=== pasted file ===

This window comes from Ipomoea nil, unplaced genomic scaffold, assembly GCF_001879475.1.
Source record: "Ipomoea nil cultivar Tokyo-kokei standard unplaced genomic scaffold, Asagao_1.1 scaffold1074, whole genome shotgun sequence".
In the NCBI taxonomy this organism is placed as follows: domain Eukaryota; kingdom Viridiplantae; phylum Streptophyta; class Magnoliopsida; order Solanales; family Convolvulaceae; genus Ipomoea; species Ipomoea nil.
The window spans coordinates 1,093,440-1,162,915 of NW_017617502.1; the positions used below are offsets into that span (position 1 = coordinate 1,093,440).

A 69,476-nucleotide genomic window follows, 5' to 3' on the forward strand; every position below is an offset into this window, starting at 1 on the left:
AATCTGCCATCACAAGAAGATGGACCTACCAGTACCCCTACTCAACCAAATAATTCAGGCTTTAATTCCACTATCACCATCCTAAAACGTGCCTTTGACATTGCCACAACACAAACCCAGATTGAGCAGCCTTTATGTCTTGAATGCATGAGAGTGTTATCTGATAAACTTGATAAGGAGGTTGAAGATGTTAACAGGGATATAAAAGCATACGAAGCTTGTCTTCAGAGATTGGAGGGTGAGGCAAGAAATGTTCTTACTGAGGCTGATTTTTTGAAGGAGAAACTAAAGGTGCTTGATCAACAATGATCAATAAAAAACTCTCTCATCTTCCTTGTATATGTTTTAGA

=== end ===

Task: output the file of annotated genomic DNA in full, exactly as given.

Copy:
This window comes from Ipomoea nil, unplaced genomic scaffold, assembly GCF_001879475.1.
Source record: "Ipomoea nil cultivar Tokyo-kokei standard unplaced genomic scaffold, Asagao_1.1 scaffold1074, whole genome shotgun sequence".
In the NCBI taxonomy this organism is placed as follows: domain Eukaryota; kingdom Viridiplantae; phylum Streptophyta; class Magnoliopsida; order Solanales; family Convolvulaceae; genus Ipomoea; species Ipomoea nil.
The window spans coordinates 1,093,440-1,162,915 of NW_017617502.1; the positions used below are offsets into that span (position 1 = coordinate 1,093,440).

A 69,476-nucleotide genomic window follows, 5' to 3' on the forward strand; every position below is an offset into this window, starting at 1 on the left:
AATCTGCCATCACAAGAAGATGGACCTACCAGTACCCCTACTCAACCAAATAATTCAGGCTTTAATTCCACTATCACCATCCTAAAACGTGCCTTTGACATTGCCACAACACAAACCCAGATTGAGCAGCCTTTATGTCTTGAATGCATGAGAGTGTTATCTGATAAACTTGATAAGGAGGTTGAAGATGTTAACAGGGATATAAAAGCATACGAAGCTTGTCTTCAGAGATTGGAGGGTGAGGCAAGAAATGTTCTTACTGAGGCTGATTTTTTGAAGGAGAAACTAAAGGTGCTTGATCAACAATGATCAATAAAAAACTCTCTCATCTTCCTTGTATATGTTTTAGA